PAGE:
Iñigo Tolosa- Obituary

McLoughlin, J., Bell, B., 2015. Iñigo Tolosa- Obituary. Reformulation, Winter, pp.36-8.

The tragic death of Iñigo Tolosa earlier this year shocked and saddened people in the CAT community and beyond. Iñigo died on 10th March 2015, aged 46.

Jeanette McLoughlin and Bill Bell from the Midlands branch of the Association of Cognitive Analytic Therapy have written an obituary, a Goodbye Letter to Iñigo and collated a number of comments and reflections from colleagues, MCAT and from Iñigo’s memorial service in May.

Obituary - Iñigo Tolosa
Iñigo was from the Basque region of Spain and initially trained in medicine for three years before changing his focus to psychology. He graduated from the Clinical Psychology Doctorate programme at Birmingham University in 1998. Iñigo had an interest in health psychology and after initially working in Dudley, he was appointed as a Senior Clinical Psychologist for the Cancer Service based at the Queen Elizabeth Hospital Birmingham in 2002 by Professor David J de L Horne. Under Iñigo’s leadership, the service at the QE flourished and in recent years, he became the Acting Head of Clinical Health Psychology for Birmingham and Solihull Mental Health NHS Foundation Trust. Iñigo was one of the leading figures in the UK in the psychological aspects of cancer care through his work with the British Psychosocial Oncology Society and the Division of Clinical Psychology’s Special Interest Group for Oncology and Palliative Care. He made a significant contribution to the document, ‘National Improving Outcomes Guidance for Psychological Care in Oncology’, guidelines that set standards for services across the NHS. Dr Ray Owen, who was a peer of Iñigo, has noted that this document made a huge difference to the quality of care of thousands of people. Locally, Iñigo’s achievements were honoured in 2013 when he was awarded University Hospitals Trust, ‘Dignity In Care’ section of the Best in Care awards.

Iñigo was a talented therapist and he was accredited in both CBT and CAT. He was a valued supervisor for clinical psychology trainees and he also taught regularly on the Birmingham Clinical Psychology Doctorate course. Iñigo led other training courses for psychological practitioners and medical staff.

Iñigo had a passionate interest in CAT. He was a CAT Psychotherapist, an accredited supervisor, and he played a major role in the establishment of the West Midlands CAT Practitioner training in 2009. He was the secretary of the Midlands Branch of the Association of Cognitive Analytic Therapy (MCAT) for over 10 years. From 2008, he also made a valuable contribution to the International Cognitive Analytic Therapy Association (ICATA) and he was the treasurer for several years. Iñigo also collaborated with colleagues to help develop CAT in Spain and he organised the successful ICATA conference in Malaga in 2013. As Steve Potter recalls, Iñigo attended all the annual general meetings and telephone conferences, and had greetings for everyone across all time zones with the right language and the right time of day.

Iñigo had many professional achievements. However, he was also deeply devoted to family life; his wife Egus and their sons, Alex and Daniel.

Iñigo was a talented, engaging, generous and energising soul who touched the lives of many colleagues, peers, clients and his family and friends. He will be sadly missed by many including us in the CAT community.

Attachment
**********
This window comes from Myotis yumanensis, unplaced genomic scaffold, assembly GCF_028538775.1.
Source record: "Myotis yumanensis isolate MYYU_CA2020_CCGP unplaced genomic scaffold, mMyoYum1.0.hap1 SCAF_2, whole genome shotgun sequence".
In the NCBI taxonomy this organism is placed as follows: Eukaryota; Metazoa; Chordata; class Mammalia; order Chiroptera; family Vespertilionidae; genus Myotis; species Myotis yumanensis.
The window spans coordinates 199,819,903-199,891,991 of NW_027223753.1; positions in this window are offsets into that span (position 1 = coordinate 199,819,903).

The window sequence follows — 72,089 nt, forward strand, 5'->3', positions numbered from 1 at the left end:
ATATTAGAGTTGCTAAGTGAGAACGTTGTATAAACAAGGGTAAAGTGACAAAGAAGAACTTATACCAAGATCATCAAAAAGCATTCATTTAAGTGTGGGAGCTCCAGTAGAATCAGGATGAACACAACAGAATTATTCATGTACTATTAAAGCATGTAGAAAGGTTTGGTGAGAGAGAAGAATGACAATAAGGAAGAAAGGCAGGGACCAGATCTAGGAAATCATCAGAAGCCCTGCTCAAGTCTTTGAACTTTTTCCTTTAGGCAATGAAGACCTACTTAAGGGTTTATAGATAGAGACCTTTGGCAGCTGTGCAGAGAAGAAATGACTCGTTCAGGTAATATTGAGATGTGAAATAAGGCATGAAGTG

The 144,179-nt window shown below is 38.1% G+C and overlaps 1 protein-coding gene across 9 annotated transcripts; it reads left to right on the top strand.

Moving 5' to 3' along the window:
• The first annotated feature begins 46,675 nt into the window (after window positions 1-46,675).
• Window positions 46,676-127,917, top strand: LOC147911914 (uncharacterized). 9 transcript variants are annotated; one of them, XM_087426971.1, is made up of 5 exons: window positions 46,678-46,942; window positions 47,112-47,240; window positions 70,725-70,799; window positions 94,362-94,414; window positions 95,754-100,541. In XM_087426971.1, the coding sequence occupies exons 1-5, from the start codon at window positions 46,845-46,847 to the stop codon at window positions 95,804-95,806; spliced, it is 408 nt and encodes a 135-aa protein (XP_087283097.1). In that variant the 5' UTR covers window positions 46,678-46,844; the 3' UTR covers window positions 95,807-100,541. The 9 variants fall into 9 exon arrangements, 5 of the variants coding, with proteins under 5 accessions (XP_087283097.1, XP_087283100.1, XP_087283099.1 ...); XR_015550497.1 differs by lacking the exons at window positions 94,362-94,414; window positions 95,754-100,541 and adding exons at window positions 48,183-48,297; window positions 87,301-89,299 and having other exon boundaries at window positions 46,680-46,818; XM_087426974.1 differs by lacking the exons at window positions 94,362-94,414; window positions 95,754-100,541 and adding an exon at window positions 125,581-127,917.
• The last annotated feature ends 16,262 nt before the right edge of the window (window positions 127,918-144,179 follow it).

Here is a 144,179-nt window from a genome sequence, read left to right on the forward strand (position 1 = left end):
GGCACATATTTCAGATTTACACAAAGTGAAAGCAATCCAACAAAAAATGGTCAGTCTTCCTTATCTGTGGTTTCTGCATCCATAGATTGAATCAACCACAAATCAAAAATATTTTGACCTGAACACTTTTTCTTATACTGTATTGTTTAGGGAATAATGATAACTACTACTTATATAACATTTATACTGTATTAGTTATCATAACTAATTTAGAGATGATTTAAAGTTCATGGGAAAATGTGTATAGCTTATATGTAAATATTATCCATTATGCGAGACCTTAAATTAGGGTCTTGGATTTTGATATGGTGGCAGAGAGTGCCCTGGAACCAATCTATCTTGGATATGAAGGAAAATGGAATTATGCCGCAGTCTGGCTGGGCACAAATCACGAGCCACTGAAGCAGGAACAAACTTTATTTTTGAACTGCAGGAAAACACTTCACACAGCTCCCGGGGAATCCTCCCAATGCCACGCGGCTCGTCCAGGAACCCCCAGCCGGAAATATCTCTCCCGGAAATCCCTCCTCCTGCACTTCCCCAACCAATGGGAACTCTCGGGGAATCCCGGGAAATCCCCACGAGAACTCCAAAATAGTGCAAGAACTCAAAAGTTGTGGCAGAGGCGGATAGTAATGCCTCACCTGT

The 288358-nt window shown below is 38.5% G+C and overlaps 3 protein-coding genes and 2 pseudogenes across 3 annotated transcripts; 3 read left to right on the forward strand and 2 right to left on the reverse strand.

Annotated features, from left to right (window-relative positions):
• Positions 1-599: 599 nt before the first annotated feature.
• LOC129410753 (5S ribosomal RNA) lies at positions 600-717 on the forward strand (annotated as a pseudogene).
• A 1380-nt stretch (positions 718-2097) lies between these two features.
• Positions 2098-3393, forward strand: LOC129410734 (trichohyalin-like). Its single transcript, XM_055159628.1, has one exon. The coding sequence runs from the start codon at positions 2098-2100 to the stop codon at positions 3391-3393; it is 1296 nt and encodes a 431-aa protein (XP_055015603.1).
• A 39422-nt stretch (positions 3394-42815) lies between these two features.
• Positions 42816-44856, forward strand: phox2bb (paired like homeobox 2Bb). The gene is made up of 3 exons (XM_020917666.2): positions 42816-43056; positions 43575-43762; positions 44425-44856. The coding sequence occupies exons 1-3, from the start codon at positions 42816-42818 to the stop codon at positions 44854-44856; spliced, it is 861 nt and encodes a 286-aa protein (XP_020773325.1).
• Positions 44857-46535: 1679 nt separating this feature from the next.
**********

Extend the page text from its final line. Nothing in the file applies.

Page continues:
Reflections & Comments
“He would always greet you with such warmth and was genuinely pleased to see you; you were always acknowledged.”

“Inigo was vibrant, enthusiastic, larger than life, kind, thoughtful, compassionate, energetic, welcoming, hopeful, supportive, selfless, full of life, a great academic and clinician, a real gentleman.”

“If you hear me say something with conviction it’s because I absolutely believe it, not because I’m right!” That was typical of his style – facilitative, interested and supportive, never the ‘expert’.

“You will be overwhelmed I am sure with the huge number of tributes and reluctant “goodbyes”, if you could read them. I wish you could have known and felt how much you were valued and loved and wish this could have sustained you, even at the darkest hour you had when life didn’t seem worth living.”

“Inigo was someone who stood out from the crowd.”

“Inigo seemed to have that special quality in a supervisor (and I would add as a therapist) where he was able to challenge and push his supervisees whilst keeping them contained. This influenced their learning greatly.”

“I was applying for a clinical psychology post in physical health and contacted him by email for any pointers on using CAT in that setting. He responded immediately and very helpfully and I was struck by his generosity of spirit, professionalism, and kindness in equal measure.”

“Inigo was singular in his warmth as well as his intellect. There aren’t too many colleagues who sign off their feedback to three professional collaborators with ‘Big hugs’. I know I am one of many who will miss him.”

“Humble, warm, friendly, human, compassionate, honest, genuine, full of integrity, enthusiastic, dynamic, generous, kind, a smile that could light up a room full of people, such a presence.”

Goodbye Letter
We hope that the CAT community and the readership of Reformulation will recognise that whilst we have tried in this letter to capture the views of many people, inevitably our goodbye letter is a reflection of our personal grief.

Dear Iñigo,
This is a goodbye letter from two of your colleagues and friends on behalf of MCAT. Inigo, as we are writing this letter we are aware that the people reading it will range from those who knew you very well and have been deeply touched by your death to others that may be reading your name for the first time.